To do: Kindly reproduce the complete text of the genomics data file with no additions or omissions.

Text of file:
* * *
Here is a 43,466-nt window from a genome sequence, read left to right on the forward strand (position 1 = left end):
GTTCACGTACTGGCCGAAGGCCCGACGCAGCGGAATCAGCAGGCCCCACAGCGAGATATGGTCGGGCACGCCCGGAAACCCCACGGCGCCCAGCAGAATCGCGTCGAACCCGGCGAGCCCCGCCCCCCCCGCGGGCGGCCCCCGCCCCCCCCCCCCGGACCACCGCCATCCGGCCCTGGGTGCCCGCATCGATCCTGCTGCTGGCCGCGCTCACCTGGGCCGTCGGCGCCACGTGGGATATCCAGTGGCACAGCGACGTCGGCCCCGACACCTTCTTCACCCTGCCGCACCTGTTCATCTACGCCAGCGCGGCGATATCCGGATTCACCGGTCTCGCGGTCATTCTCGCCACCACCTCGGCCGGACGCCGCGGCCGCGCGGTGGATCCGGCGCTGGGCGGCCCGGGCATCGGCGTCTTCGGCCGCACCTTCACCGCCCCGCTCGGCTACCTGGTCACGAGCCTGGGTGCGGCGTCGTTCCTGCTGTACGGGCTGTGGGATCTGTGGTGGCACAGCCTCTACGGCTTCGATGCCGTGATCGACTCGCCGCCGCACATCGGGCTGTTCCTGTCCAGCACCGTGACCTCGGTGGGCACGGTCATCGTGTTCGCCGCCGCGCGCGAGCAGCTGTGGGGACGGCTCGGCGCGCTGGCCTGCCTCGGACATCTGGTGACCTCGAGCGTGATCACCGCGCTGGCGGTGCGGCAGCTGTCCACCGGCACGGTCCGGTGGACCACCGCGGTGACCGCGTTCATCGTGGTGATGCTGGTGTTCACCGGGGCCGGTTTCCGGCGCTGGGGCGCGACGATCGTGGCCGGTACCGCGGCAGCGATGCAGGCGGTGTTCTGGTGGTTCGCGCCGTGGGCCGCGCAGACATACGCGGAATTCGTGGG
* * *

Here is a 43,466-nt window from a genome sequence, read left to right on the forward strand (position 1 = left end):
GTTCACGTACTGGCCGAAGGCCCGACGCAGCGGAATCAGCAGGCCCCACAGCGAGATATGGTCGGGCACGCCCGGAAACCCCACGGCGCCCAGCAGAATCGCGTCGAACCCGGCGAGCCCCGCCCCCCCCGCGGGCGGCCCCCGCCCCCCCCCCCCGGACCACCGCCATCCGGCCCTGGGTGCCCGCATCGATCCTGCTGCTGGCCGCGCTCACCTGGGCCGTCGGCGCCACGTGGGATATCCAGTGGCACAGCGACGTCGGCCCCGACACCTTCTTCACCCTGCCGCACCTGTTCATCTACGCCAGCGCGGCGATATCCGGATTCACCGGTCTCGCGGTCATTCTCGCCACCACCTCGGCCGGACGCCGCGGCCGCGCGGTGGATCCGGCGCTGGGCGGCCCGGGCATCGGCGTCTTCGGCCGCACCTTCACCGCCCCGCTCGGCTACCTGGTCACGAGCCTGGGTGCGGCGTCGTTCCTGCTGTACGGGCTGTGGGATCTGTGGTGGCACAGCCTCTACGGCTTCGATGCCGTGATCGACTCGCCGCCGCACATCGGGCTGTTCCTGTCCAGCACCGTGACCTCGGTGGGCACGGTCATCGTGTTCGCCGCCGCGCGCGAGCAGCTGTGGGGACGGCTCGGCGCGCTGGCCTGCCTCGGACATCTGGTGACCTCGAGCGTGATCACCGCGCTGGCGGTGCGGCAGCTGTCCACCGGCACGGTCCGGTGGACCACCGCGGTGACCGCGTTCATCGTGGTGATGCTGGTGTTCACCGGGGCCGGTTTCCGGCGCTGGGGCGCGACGATCGTGGCCGGTACCGCGGCAGCGATGCAGGCGGTGTTCTGGTGGTTCGCGCCGTGGGCCGCGCAGACATACGCGGAATTCGTGGG